What is mastitis?

Mastitis is inflammation of the mammary gland which produces milk, often called the udder, and nearly always caused by bacterial infections. It is important to remember the point that infection must get in through the teat canal before it infects the udder.

It cannot spread through the blood or across the barriers separating the quarters. Therefore to stop infection we have to prevent bacteria, contamination, and organic matter from coming in contact with the teat ends, where it can access the teat canal. Once in the teat canal the bacteria multiply and cause a mastitis infection which results in an inflamed udder. The cow will mount an immune response which results in white blood cells rushing into the quarter, resulting in high numbers of these somatic cells in the udder.

Broadly mastitis can be broken down into clinical (visible) and subclinical (invisible) forms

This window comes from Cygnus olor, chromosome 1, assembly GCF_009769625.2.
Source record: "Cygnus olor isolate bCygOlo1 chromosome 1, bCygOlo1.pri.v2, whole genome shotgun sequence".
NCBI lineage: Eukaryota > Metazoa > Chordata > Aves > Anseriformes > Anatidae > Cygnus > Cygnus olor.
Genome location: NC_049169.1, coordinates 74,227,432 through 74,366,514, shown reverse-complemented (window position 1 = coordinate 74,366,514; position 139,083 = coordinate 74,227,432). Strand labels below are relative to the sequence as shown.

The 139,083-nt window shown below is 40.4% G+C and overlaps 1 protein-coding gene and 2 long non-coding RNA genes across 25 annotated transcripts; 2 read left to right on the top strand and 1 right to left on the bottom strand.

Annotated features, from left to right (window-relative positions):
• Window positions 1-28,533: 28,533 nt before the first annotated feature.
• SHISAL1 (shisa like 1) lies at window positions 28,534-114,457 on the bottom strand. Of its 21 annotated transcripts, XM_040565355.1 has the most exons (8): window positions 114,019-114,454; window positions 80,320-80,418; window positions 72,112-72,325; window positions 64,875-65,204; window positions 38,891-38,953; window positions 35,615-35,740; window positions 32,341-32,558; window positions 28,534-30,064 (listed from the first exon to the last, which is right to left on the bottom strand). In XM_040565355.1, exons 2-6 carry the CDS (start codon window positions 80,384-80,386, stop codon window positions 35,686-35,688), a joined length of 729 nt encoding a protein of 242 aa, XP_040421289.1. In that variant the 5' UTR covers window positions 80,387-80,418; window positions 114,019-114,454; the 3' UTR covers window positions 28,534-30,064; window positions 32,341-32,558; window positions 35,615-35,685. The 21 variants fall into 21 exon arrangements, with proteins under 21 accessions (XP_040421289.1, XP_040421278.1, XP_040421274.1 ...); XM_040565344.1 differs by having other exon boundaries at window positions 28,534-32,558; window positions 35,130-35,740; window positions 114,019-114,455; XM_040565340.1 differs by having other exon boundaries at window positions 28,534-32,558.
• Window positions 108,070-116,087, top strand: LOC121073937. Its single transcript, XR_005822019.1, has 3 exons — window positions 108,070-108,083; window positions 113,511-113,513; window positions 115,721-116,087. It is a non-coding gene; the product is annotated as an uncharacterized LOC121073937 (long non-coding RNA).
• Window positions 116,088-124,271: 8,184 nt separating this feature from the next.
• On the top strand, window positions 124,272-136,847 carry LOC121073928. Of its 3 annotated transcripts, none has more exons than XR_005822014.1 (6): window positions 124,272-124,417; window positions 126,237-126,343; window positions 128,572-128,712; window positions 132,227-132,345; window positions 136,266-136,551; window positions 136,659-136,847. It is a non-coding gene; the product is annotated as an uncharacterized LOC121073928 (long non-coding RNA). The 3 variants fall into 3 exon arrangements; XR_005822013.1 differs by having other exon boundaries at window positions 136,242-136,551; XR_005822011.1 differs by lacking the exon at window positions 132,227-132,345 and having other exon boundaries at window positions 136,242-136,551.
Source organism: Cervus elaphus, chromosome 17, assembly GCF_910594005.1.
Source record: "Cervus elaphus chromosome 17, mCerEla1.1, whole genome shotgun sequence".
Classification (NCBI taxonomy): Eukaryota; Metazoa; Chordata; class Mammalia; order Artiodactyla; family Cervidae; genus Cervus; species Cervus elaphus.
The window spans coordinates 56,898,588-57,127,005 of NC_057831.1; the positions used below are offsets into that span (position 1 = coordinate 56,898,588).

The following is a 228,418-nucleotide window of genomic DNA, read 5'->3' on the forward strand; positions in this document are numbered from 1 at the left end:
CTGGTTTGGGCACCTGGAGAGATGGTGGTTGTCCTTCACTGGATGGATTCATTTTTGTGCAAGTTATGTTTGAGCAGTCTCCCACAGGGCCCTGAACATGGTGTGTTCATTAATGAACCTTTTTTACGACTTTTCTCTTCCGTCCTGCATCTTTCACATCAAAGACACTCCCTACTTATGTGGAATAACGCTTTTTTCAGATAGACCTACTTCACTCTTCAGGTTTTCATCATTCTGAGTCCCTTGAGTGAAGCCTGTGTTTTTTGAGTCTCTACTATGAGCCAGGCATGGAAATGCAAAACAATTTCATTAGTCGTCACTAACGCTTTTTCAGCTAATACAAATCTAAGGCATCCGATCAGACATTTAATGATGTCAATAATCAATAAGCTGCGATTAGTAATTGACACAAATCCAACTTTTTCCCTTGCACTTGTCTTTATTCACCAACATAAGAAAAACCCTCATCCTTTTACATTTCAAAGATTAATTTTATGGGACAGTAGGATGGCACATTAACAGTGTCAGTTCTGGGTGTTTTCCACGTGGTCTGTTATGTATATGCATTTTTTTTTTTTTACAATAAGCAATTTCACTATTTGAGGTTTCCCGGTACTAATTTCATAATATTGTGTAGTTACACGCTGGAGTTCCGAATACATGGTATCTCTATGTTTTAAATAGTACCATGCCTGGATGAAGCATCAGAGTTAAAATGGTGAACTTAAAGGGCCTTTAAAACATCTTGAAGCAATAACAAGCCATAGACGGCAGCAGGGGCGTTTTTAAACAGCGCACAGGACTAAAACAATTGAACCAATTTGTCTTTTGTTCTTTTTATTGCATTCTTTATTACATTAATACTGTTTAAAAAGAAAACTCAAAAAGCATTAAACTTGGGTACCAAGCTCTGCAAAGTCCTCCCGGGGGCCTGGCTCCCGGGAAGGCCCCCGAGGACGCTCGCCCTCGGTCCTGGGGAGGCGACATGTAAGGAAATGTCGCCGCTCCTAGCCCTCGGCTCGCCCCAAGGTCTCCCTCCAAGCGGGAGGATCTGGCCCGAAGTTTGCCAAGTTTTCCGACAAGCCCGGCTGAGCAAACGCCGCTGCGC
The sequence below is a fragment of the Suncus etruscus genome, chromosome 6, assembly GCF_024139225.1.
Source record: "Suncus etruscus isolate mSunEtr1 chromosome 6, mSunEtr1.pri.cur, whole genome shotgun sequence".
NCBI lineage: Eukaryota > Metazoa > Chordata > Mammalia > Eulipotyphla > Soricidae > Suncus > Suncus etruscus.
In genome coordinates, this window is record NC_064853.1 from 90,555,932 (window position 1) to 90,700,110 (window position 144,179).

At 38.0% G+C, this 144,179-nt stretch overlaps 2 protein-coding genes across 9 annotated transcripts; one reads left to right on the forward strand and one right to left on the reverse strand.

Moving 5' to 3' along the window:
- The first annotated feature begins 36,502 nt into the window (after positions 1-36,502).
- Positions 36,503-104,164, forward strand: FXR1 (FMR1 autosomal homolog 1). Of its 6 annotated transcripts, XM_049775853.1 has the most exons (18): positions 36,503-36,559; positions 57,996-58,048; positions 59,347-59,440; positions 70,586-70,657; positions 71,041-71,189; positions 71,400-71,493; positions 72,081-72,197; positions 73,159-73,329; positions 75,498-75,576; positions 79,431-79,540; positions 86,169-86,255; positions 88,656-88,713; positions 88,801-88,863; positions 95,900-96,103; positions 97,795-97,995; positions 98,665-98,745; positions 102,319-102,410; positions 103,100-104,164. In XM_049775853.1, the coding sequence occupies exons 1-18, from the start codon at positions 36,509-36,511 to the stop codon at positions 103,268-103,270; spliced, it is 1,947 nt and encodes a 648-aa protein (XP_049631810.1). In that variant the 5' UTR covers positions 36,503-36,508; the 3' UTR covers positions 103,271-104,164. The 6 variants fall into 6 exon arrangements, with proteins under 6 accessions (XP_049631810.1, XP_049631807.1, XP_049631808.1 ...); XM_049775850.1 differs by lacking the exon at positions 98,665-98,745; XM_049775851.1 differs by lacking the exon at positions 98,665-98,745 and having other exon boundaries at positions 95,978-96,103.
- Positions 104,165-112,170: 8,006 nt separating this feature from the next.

The signs of a clinical mastitis case are quite obvious although depending on the bacteria involved only some of the signs may be presented.

  • Swelling of the quarter
  • Abnormal looking clotted or clear looking milk
  • Foul smelling milk
  • Pain in the udder
  • Systemic sickness
  • Reduced milk yield

The harm that clinical mastitis can do is obvious. At best it will temporally result in loss of saleable or consumable milk and will need treatment. At worst the causative bacteria can spread from animal to animal resulting in further losses, and quarters and the animals themselves can be lost. 

For further information on Mastitis, prevention and treatment, download here.

Padraig Hyland is a large animal veterinary practitioner and Technical Advisory Vet with Bimeda,  a Leading Veterinary Pharmaceutical Company. He has some advice on Mastitis from a Vet's perspective. To read the interview, please click here